Running: Taking its Toll on Your Wallet and Knees

Somewhere along the line, we’ve collectively consented to accept a series of seemingly harmless lies as fact.

Swallow gum and it will stay in your digestive track for seven years. Daddy longlegs are the world’s most poisonous spiders but their mouths are too small to bite humans. What happens in Vegas stays in Vegas.

One more myth to add to the list: Running is the cheapest sport around.

We’ve all heard it before. “All you need is a pair of sneakers!” Unlike any number of athletic pastimes that demand the purchase of rackets or bats or sticks or balls, running is said to be an activity that you can add to your collection of hobbies with little more investment than a quick raid of your existing shoe rack.

Oh, sweet, simple world. It’s time we stop disseminating these lies.

Don’t get me wrong. I’m fairly certain running is a cheaper sport than, say, equestrianism. But to contend that all you need is a pair of shoes is a bit of false advertising. Although there do exist minimalist runners, I certainly am not one, as evidenced by the piles of spillover spandex lining my window sills. From satellite watches to high-tech shirts to anti-chaffing body glide (stay sexy, runners), the sheer accumulation of gear quickly takes its toll on any runner’s (wicking) wallet.

And that’s in addition to the shoes. But just one pair won’t do. According to Runner’s World contributing editor David Kuehls, when it comes to pairs of $100+ footwear, an aspiring marathon runner needs – count ’em – three.

“To train for a 4-hour marathon, I recommend three pairs,” he writes in 4 Months to a 4-Hour Marathon. “You need two pairs to rotate during training. … Then, three weeks before the marathon, put (a) third pair of shoes into the rotation.”

I hadn’t been heeding Ol’ Dave’s advice, but with my ASICS Gel-Neo33s starting to lose their bounce after carrying me 485.8 miles since February (costing me 22/cents a mile, my nerdy running log calculates), I decided it was time to add a few new pairs into the rotation. My ASICS have served me well, so rather than gambling on a new model altogether, I opted for two new pairs of Gel-Neo33s in the most obnoxiously bright colors possible. Because we all know wearing neon makes you run faster. It’s science.


I’ve also recently stocked up on 100-calorie energy gels to carry with me on long runs and throw back after every 45 minutes of exercise. At $1.25 a pop, they’re not prohibitively expensive, but with 10 weeks of double-digit Saturday long runs in my immediate future, these sugar-filled bad boys are going to start costing a pretty penny.  Luckily, they taste like cake icing, making the all-around experience a positive one.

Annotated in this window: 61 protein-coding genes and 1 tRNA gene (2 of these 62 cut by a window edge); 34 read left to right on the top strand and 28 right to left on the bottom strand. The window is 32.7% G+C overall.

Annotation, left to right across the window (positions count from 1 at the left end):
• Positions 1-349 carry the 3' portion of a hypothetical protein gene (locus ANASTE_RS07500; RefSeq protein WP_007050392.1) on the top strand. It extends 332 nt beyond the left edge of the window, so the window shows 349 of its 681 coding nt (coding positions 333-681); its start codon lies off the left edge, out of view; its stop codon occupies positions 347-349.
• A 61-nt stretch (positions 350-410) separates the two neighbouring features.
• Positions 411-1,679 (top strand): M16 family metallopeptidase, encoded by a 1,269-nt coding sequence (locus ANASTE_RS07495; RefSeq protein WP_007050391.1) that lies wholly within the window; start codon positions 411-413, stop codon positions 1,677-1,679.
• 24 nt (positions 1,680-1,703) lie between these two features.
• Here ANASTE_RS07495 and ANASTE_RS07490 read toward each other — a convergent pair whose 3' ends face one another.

Fortunately, although marathon training has started to become a rather expensive hobby, I’ve been able to largely counteract the added spend by doing awesome New York activities for free. Like going to city museums at no cost during the first weekend of the month as a Bank of America card holder (note: Visiting the New York Hall of Science without a small child makes you feel super creepy). Or making our own chocolate-covered frozen bananas instead of buying the Trader Joe’s ones for an exorbitant $1.29 a box (note: If you put me in charge of this process, very few actual bananas will make it onto the serving platter instead of my mouth). Or going to free outdoor Williamsburg block parties (note: Real hipsters wear Indian headdresses.)

Runners: Any tips for keeping the costs associated with our sport to a minimum? Non-runners: Start running! All you need is a pair of sneakers!


6 thoughts on “Running: Taking its Toll on Your Wallet and Knees

  1. I buy Gu in balk from Amazon. It comes out to less than $1 a packet! Also Nuun is way cheaper (and more eco-friendly) than buying bottles of gatorade.

  2. It’s running, not a fashion show! There have been studies that actually suggest more expensive footwear leads to a greater risk of injury. And one doesn’t even need sneakers. According to the more hardcore advocates, barefoot running is the way to go. The premise is that our feet evolved without arch support and heel pads, and that these advances fix problems that don’t exist. This promotes an unnatural running technique, weakens the feet, lessens efficiency, and can lead to injury. And as for running accessories, these are superfluous. Try goodwill stores for cotton shorts and t shirts. The power gels and bars are also unnecessary. Whole foods are just as light, portable, less expensive, and more nourishing besides. Publications such as Runner’s World rely on advertising and subsidies from the major shoe companies, so what they say should be taken with a grain of salt. People ran for two hundred thousand years before running shoes came along, and they certainly didn’t have tights and calorie gels. Running is cheap. That is why the greatest runners in the world are often from the poorest countries. While runners from developed nations are worrying about rotating sneakers or hydration systems or whatever, the greats from Kenya, Ethiopia, and the Copper Canyons are just running. As much as possible. However possible. In whatever possible.